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I'm using glmnet package to build a linear regression with $\alpha$ = 0.5, to find best $\lambda$.
xMatrix [44x15000] ($p>>N$), y = numeric[44]
Everything seems to run ok, but $\lambda$ changes its value quite a lot when I re-run the command. Is my approach incorrect?

cvGlmnet <- cv.glmnet(xMatrix, y, alpha=0.5, nfolds=10)  
 cvGlmnet$lambda.min  [1] 10.24038  
 cvGlmnet$lambda.1se  [1] 17.08198  
cvGlmnet <- cv.glmnet(xMatrix, y, alpha=0.5, nfolds=10)  
 cvGlmnet$lambda.min  [1] 14.85703  
 cvGlmnet$lambda.1se  [1] 17.08198  
cvGlmnet <- cv.glmnet(xMatrix, y, alpha=0.5, nfolds=10)  
 cvGlmnet$lambda.min  [1] 4.865008  
cvGlmnet <- cv.glmnet(xMatrix, y, alpha=0.5, nfolds=10)  
 cvGlmnet$lambda.min  [1] 16.30557
cvGlmnet <- cv.glmnet...  
 cvGlmnet$lambda.min  [1] 14.18176 

Besides this, I've also tried caretpackage to tune both $\alpha$ and $\lambda$. If I did it correct, obj$bestTune gave $\alpha$ = 1 and $\lambda$ = 3. When I try glmnetas above, but using $\alpha$ = 1 instead, $\lambda$ values move between 5-8 (at least what I've tried, they also vary between runnings). Shouldn't this give something ~3?

I've tried with this example

# generate a dummy dataset with 30 predictors (10 useful & 20 useless) 
y=rnorm(100)
x1=matrix(rnorm(100*20),100,20)
x2=matrix(y+rnorm(100*10),100,10)
x=cbind(x1,x2)

# use crossvalidation to find the best lambda
library(glmnet)
cv <- cv.glmnet(x,y,alpha=1,nfolds=10)
l <- cv$lambda.min

And it also changes slightly, but not as much as it does with my data. Is it because of my data structure/nature?

Using caret, also the alpha value changed quite a lot (considering that it can only range between 0 and 1 and each extrem is quite a dfferent approach). Any clue?

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It is difficult to tell without the data to reproduce things. You didn't list the caret code so I'm not sure what was done there.

I think that the bottom line is that you have 44 samples and 10-fold CV, known to have high variance, is not going to give you repeatable results. I would suggest using several repeats of 10FCV (via trainControl's method = "repeatedcv" option) or go to the bootstrap and accept that your RMSE estimates are going to be a little pessimistic.

HTH,

Max

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  • $\begingroup$ The reduced num of obs. (~4/fold) can lead to great variability between folds (and this can lead to overall bad performances, ok) but I think that the lambda obtained shouldn't change just because of running the same command, say, 5 minutes later. What I mean is that everytime I execute cvGlmnet <- cv.glmnet(xMatrix, y, alpha=0.5, nfolds=10) the composition of each fold should be the same, shouldn't be? $\endgroup$ – PGreen Sep 27 '13 at 18:21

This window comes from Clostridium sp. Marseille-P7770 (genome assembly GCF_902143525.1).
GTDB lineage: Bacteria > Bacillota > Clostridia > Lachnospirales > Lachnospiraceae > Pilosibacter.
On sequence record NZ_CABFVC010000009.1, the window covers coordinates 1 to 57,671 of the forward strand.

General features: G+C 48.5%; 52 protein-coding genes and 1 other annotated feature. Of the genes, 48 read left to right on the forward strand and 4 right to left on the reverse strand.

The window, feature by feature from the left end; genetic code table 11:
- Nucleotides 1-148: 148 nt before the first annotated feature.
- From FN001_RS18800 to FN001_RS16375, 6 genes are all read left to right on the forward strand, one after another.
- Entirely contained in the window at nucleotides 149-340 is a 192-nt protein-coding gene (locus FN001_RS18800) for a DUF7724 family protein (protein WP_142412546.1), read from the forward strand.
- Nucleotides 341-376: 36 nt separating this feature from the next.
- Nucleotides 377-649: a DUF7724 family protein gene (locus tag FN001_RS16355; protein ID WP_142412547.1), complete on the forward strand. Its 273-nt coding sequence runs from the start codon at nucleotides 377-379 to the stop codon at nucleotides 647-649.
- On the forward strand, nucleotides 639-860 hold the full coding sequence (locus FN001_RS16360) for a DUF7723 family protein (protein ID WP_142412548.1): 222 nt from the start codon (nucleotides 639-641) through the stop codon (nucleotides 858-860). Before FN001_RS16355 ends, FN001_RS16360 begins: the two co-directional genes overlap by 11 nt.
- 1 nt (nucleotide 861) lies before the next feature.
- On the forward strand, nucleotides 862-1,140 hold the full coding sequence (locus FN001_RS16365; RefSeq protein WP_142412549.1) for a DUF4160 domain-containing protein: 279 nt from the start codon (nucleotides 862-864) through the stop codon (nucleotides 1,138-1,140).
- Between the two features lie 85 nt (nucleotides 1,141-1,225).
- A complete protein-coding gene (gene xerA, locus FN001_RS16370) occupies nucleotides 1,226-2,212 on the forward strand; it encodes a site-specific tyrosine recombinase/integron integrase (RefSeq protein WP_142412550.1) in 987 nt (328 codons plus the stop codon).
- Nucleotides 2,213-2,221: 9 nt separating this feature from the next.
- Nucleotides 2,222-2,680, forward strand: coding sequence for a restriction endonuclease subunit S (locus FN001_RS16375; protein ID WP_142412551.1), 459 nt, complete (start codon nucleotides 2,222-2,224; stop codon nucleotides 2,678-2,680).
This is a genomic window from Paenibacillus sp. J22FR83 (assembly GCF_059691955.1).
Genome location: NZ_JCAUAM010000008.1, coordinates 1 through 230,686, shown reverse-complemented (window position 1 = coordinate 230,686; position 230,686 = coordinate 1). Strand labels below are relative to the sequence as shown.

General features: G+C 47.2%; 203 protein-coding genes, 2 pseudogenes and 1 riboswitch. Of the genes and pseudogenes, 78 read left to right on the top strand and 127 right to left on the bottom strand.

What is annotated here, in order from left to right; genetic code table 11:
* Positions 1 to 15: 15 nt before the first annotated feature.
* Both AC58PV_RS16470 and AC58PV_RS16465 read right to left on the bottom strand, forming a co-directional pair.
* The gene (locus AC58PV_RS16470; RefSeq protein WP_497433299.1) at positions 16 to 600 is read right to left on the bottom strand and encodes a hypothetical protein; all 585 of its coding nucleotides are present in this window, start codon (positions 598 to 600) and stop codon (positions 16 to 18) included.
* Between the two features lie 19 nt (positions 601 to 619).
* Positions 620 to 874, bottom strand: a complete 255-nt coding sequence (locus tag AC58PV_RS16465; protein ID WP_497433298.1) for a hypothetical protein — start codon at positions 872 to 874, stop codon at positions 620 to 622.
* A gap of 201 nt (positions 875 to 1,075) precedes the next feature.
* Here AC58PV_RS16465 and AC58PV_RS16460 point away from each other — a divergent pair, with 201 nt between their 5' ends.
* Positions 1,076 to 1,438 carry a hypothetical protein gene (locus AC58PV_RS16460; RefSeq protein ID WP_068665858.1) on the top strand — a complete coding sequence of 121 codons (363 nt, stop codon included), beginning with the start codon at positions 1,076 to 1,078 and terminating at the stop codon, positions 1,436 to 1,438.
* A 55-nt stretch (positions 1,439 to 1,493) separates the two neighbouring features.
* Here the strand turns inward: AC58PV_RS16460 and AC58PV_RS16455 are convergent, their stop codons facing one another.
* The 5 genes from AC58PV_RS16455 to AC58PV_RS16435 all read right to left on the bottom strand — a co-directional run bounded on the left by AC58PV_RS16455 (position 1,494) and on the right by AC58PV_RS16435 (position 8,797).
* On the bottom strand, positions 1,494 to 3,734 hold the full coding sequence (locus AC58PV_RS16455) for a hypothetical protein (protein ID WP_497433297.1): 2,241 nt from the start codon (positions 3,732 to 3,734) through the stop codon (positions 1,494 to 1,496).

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    $\begingroup$ No. The folds are generated by random sampling and the state of the random number generator changes after each run. If you want reproducible results you should seed the random generator to a specific value beforehand using, for example, set.seed(1). $\endgroup$ – MichaelJ Jun 12 '14 at 4:07
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The reason why you're getting different lambda values is because every time you call cv.glmnet(xMatrix, y, alpha=0.5, nfolds=10), you're essentially creating different cross validation folds.To retain the same lambda value, you need to make sure you're using the same cross validation folds every time, thus you might want to try initializing a random number seed prior to invoking cv.glmnet(xMatrix, y, alpha=0.5, nfolds=10). Try running this whole chunk of code repeatedly:

set.seed(1)
cvGlmnet <- cv.glmnet(xMatrix, y, alpha=0.5, nfolds=10)
cvGlmnet$lambda.min 

You'll see that lambda remains the same. Hence, you'll have reproducible results! MichaelJ in the comments below your query essentially answered your question.

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If you want to get repeatable optimal lambda & alpha, you can use leave-one-out CV (which doesn't support AUC though).

cv <- cv.glmnet(x,y,alpha=1,nfolds=nrow(x))

It's pretty normal for an n-fold CV to bring you very huge variance, since the partitions of sample are generated randomly.

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Your methodology is not great for reproducibility: you set.seed(1) once then run cv.glmnet() 100 times. Each of those calls to cv.glmnet() is itself calling sample() N times. So if the length of your data ever changes, the reproducibility changes.

Better to explicitly set.seed() right before each run. Or else keep the foldids constant across runs (use the utility functions from caret or ).

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